So holds the Minnesota Court of Appeals in today’s In the Matter of the Welfare of J.J.M. A. (surprisingly, an opinion labeled by the court as nonprecedential). J.J.M.A. was arrested for, among other things, possession of a glass pipe used for smoking marijuana, which was covered by the state ban on possessing drug paraphernelia. Minnesota courts have interpreted the Minnesota Constitution as presumptively mandating religious exemptions from generally applicable laws. J.J.M.A. claimed that he was entitled to such an exemption, because he is a practicing Rastafarian, and “the pipe is integral to his religious belief, both to use to smoke and as a personal reminder of his faith.”
“[T]he district court held that J.J.M.A. failed to satisfy his burden of establishing a sincerely held belief that the Rastafari religion requires that he carry his pipe with him at all times.” But the court of appeals disagreed:
J.J.M.A. testified that he carries his pipe with him as a reminder of his faith and so that he can “perform what needs to be performed, which is smoking.” He stated that the colors that appear on his pipe — red, yellow, and green — have religious significance: “[r]ed for the blood [of] the martyrs; yellow for the sun that grows the greens, the sacred herb; the purity of nature.” And he testified that even when he is not actively practicing his religion, “I do remind myself of it all the time.”
J.J.M.A.’s testimony was supported by K.H., a Rastafarian with a background in religious studies. K.H. testified that Rastafarians use the pipe — which he also called a “chalice” — to smoke during “reasoning circles” and that “it’s part of the actual sacramental process itself to be using a pipe [as] opposed to using any other device.” He testified that the cannabis plant is “something that we should use throughout our entire day…. [T]here is a large variety of uses, but definitely the use of it in a pipe in a sacramental setting is an essential component of that usage.” According to K.H., there are no set times for reasoning circles or other gatherings, but the “religious tradition, this chalice or this pipe is something that can be self-administered,” and that “everyone is deemed to be able to instigate a gathering.” … Here, there is no evidence that J.J.M.A.’s conduct — possession of a cannabis pipe — was based on anything other than his sincere belief in the tenets of his religion.
The district court emphasized the fact that J.J.M.A. did not testify that he was required to possess his pipe at all times and that he could not give a specific “religious justification for having a cannabis pipe on the street in front of his grandfather’s house.” We have found no legal support for the conclusion that religious practices involving individual discretion as to time and place cannot constitute “a sincere religious belief intended to be protected by section 16.” J.J.M.A. testified to his belief that the pipe was meaningful to his religious tradition, that he was required to have the pipe at some times to practice his religion, and that he carried the pipe as a reminder of his faith. In the absence of evidence or argument that J.J.M.A.’s belief was not held in good faith, we will not enquire further into the justification, logic, or comprehensibility of this belief.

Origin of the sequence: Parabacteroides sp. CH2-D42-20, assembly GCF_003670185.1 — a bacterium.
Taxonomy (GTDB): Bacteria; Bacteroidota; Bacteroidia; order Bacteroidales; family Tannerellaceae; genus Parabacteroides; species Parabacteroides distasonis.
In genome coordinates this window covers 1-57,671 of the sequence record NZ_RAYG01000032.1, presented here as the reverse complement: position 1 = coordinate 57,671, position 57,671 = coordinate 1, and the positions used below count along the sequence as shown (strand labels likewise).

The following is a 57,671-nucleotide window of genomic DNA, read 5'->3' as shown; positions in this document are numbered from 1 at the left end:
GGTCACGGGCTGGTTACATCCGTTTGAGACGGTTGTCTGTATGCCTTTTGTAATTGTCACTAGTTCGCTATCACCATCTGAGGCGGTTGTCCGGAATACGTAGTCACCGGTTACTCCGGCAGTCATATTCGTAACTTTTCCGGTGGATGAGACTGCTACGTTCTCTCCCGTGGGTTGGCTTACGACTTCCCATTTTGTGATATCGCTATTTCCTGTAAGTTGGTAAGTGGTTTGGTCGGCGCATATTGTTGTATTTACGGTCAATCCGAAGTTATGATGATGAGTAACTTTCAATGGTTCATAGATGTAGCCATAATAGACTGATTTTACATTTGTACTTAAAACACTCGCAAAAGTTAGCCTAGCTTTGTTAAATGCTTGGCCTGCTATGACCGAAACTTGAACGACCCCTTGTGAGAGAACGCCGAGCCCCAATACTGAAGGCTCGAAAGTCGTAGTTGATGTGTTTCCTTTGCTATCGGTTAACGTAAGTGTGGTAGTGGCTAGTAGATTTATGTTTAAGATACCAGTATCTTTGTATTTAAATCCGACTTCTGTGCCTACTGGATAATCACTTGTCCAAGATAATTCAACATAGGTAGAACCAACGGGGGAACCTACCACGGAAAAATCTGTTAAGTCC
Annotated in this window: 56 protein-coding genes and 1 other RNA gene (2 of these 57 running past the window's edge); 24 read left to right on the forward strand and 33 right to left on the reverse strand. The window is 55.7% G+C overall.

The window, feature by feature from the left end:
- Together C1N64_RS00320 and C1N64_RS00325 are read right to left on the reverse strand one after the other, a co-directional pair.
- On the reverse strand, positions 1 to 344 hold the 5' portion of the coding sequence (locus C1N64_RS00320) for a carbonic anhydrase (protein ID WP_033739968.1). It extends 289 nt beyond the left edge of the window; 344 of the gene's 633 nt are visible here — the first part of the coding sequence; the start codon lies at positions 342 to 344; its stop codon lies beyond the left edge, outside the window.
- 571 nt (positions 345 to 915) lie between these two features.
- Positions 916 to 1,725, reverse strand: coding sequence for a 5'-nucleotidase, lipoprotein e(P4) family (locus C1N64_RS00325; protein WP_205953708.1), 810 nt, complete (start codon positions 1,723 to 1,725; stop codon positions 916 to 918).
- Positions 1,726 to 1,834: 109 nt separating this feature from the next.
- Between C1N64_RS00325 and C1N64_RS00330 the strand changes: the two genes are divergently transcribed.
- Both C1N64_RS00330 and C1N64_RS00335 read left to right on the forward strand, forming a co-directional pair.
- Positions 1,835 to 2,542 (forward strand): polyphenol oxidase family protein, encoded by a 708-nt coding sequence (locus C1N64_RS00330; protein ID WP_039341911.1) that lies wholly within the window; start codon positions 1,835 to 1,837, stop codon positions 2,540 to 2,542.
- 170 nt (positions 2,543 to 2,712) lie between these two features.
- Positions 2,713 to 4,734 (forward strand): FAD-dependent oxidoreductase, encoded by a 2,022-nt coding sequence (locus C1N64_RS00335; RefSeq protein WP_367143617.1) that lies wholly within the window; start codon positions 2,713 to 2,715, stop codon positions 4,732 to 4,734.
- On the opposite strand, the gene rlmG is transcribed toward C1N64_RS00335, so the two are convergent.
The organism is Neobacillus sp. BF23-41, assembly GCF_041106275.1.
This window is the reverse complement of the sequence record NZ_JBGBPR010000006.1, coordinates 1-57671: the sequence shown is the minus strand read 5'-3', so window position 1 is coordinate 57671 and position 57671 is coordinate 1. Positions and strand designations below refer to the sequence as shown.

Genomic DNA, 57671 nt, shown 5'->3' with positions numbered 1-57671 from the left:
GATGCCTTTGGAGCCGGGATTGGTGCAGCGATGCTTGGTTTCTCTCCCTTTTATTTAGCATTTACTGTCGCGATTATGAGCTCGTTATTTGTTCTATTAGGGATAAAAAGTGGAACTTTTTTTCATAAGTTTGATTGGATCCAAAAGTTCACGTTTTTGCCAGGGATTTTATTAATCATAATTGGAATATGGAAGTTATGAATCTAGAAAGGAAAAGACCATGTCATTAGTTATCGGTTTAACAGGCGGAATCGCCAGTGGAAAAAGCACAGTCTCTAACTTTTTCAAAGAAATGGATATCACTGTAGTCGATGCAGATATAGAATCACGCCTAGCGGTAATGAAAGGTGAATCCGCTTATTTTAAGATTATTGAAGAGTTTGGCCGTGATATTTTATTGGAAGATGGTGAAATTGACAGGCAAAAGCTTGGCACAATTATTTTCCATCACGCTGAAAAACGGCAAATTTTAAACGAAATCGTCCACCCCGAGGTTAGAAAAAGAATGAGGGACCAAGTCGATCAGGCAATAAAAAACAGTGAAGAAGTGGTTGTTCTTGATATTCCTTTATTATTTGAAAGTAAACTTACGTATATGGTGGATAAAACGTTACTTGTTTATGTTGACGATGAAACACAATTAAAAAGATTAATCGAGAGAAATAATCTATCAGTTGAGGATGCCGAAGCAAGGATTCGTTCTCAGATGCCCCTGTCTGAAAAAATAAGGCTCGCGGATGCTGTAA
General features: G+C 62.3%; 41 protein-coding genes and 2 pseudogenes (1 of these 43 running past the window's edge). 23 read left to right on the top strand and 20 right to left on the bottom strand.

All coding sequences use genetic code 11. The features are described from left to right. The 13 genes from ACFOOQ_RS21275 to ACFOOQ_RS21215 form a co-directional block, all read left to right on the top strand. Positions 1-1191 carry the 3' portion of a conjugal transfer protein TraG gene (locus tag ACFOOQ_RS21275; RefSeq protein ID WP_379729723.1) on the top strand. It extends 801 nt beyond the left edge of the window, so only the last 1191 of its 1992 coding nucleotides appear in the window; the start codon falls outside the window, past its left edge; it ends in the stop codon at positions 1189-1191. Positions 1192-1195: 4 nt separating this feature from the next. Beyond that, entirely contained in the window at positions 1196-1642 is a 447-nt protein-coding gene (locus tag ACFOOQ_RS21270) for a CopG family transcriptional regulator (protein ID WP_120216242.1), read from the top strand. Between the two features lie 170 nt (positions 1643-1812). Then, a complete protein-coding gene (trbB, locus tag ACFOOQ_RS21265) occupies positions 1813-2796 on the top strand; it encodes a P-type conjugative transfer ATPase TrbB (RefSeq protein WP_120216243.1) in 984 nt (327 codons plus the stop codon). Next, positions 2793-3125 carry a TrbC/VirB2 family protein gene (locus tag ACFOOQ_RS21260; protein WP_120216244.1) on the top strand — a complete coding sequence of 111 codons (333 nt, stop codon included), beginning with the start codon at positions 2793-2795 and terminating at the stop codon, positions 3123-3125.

Nor was the court moved by the argument that the illegality of marijuana justified rejecting the claimed exemption from the drug paraphernelia law. First,
[T]he state improperly shifts the burden to J.J.M.A. and argues that, because the pipe may be used for an illegal purpose and because J.J.M.A. has not challenged the constitutionality of the controlled substance laws, he cannot succeed. But the state’s argument that J.J.M.A. only possessed the pipe for an illegal purpose — a conclusion not supported by the record — merely articulates enforcement of controlled-substance laws as a competing interest. It does not explain how enforcement of section 152.092, a petty misdemeanor, is inconsistent with public safety in this instance.
Second, the court suggested that a religious exemption might be available even from the ban on marijuana possession, though it didn’t conclusively decide the matter (nor discuss whether the exemption would be available to minors):
Further, the state’s argument relies on the assumption that the Minnesota Constitution does not protect a sincerely held religious belief in the use of marijuana. But the state relies on cases decided under the federal constitution, not the “distinctively stronger” language of section 16. Minnesota courts have not addressed the question of whether the state’s interest in enforcement of controlled-substance laws is sufficient to defeat a claim under section 16. See State v. Pedersen, 679 N.W.2d 368, 376-77 (Minn. App. 2004) (declining to address the issue because appellant failed to meet her burden to establish a sincerely held belief).
We noted in Pedersen that the state could not rely solely “on the legislature’s enactment of statutes prohibiting the possession of marijuana to defeat a claim under article I, section 16.” Even if we assume a compelling interest in enforcing controlled-substance laws, the state must provide “evidence that its compelling interest in public safety could not be achieved by less restrictive means.” In this case, the state has not demonstrated that applying the drug-paraphernalia law to an individual with a genuinely held belief in possessing a cannabis pipe is the least-restrictive means of enforcing controlled-substance laws.
It will be interesting to see whether the state asks the Minnesota Supreme Court to review the case; if it does, I think there’s a substantial chance that the state supreme court will indeed review it, even though the Court of Appeals for some reason decided to label the opinion as nonprecedential. For more on religious exemption law generally, and on why state religious exemption rules are so important, see this post.